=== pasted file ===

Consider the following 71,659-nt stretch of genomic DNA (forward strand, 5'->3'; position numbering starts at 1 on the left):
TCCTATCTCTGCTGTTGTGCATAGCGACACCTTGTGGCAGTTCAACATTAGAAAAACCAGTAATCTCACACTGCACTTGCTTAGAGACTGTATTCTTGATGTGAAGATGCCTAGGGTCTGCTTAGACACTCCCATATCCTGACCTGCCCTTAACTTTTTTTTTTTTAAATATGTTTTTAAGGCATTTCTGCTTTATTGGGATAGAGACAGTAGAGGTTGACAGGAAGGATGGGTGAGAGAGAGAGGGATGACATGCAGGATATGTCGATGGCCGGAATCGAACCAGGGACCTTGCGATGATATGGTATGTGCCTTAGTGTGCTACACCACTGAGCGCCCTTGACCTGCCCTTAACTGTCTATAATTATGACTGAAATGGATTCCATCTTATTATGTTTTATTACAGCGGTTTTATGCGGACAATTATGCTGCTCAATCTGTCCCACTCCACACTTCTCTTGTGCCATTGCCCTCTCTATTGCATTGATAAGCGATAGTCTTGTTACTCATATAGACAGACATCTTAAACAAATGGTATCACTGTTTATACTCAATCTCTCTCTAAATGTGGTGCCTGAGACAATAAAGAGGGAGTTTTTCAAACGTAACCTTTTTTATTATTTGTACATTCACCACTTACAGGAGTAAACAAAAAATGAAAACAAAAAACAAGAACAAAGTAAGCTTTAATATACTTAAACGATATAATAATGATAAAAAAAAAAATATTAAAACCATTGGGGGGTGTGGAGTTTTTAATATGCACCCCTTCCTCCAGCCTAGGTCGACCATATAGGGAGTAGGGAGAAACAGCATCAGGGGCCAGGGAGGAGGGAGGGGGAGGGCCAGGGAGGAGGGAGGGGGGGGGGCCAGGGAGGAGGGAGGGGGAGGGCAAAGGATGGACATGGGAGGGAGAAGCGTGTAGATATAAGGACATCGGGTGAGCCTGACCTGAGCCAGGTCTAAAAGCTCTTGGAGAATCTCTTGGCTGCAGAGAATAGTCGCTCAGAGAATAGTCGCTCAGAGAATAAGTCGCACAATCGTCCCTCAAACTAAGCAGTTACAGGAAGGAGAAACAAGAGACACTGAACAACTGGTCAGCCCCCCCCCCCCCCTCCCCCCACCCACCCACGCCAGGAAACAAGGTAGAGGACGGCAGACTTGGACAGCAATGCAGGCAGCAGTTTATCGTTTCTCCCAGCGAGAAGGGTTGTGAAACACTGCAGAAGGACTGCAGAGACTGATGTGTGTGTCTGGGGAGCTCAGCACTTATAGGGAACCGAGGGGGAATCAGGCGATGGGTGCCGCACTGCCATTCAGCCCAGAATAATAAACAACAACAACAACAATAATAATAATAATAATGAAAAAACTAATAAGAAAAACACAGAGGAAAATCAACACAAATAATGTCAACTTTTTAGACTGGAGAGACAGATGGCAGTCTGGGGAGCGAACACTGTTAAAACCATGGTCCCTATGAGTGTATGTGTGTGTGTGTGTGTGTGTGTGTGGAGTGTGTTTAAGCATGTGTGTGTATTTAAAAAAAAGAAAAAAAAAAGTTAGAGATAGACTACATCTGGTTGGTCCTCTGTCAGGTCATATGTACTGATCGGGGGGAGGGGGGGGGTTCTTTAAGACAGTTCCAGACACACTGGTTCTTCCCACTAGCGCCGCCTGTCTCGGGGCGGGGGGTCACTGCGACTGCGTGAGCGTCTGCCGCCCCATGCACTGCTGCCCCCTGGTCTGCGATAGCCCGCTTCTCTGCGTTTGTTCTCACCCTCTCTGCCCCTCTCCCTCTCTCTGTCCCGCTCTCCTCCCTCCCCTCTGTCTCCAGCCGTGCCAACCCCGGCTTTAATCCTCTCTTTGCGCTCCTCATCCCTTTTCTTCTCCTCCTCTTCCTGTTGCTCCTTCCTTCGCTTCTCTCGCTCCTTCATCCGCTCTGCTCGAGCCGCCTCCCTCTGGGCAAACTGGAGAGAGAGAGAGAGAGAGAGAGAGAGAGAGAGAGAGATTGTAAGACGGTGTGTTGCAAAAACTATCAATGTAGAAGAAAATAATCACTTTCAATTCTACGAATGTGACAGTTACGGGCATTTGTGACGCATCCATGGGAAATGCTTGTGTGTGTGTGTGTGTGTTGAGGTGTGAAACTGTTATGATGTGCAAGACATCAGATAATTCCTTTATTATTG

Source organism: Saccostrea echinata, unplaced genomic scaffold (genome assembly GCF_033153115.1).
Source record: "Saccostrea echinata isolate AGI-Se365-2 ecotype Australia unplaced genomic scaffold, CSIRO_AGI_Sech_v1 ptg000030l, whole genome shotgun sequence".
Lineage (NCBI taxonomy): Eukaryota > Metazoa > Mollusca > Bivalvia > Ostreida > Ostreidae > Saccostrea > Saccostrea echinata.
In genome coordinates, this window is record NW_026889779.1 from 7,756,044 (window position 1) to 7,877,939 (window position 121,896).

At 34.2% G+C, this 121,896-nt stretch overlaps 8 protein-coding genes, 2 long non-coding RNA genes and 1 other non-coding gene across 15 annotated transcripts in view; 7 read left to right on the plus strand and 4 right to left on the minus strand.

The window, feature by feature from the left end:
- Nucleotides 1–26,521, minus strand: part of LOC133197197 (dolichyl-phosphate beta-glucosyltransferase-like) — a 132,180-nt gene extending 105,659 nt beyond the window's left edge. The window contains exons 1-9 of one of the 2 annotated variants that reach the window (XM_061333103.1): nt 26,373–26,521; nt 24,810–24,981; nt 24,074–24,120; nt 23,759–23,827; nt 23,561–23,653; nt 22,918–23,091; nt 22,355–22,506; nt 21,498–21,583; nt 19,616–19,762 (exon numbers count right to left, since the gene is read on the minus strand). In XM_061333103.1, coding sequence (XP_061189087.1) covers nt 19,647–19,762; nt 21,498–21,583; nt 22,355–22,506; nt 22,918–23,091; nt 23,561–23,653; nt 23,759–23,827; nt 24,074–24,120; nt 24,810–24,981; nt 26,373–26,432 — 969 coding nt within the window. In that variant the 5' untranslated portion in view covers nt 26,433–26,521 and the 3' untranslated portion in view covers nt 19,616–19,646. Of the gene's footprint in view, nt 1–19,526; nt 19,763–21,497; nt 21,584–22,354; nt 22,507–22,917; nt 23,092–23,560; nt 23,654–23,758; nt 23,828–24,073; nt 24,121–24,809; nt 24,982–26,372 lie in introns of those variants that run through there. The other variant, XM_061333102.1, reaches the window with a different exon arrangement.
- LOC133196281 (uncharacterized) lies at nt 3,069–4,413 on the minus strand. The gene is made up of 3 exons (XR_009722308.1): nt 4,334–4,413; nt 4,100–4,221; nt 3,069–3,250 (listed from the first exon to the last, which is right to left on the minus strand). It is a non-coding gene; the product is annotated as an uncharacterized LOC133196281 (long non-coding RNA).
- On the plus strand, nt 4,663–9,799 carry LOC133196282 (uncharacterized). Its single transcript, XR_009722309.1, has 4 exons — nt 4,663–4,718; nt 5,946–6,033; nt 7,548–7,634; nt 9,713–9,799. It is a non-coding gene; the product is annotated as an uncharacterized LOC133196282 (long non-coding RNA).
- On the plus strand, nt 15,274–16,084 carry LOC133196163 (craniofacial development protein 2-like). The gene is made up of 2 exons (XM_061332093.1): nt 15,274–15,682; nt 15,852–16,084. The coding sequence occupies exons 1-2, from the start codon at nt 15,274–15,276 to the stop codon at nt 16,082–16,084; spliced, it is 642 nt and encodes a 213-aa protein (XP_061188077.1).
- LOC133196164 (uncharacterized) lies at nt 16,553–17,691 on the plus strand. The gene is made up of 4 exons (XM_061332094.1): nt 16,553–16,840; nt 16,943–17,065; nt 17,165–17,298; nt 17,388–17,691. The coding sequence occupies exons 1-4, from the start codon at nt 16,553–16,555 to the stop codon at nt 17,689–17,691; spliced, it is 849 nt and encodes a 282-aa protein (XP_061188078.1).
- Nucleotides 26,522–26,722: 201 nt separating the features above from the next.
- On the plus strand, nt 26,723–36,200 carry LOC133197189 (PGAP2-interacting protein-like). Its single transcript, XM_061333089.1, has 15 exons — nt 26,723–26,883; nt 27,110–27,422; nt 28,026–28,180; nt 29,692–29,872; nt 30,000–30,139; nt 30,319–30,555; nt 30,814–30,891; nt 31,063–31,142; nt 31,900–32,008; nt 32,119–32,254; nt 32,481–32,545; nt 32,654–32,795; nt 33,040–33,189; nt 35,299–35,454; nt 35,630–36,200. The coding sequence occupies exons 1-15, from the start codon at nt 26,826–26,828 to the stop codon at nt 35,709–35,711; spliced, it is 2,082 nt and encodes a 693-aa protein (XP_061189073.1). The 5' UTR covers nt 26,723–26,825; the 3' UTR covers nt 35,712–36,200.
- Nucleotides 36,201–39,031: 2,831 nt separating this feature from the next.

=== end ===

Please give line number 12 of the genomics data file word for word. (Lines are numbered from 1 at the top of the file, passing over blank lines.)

- On the plus strand, nt 15,274–16,084 carry LOC133196163 (craniofacial development protein 2-like). The gene is made up of 2 exons (XM_061332093.1): nt 15,274–15,682; nt 15,852–16,084. The coding sequence occupies exons 1-2, from the start codon at nt 15,274–15,276 to the stop codon at nt 16,082–16,084; spliced, it is 642 nt and encodes a 213-aa protein (XP_061188077.1).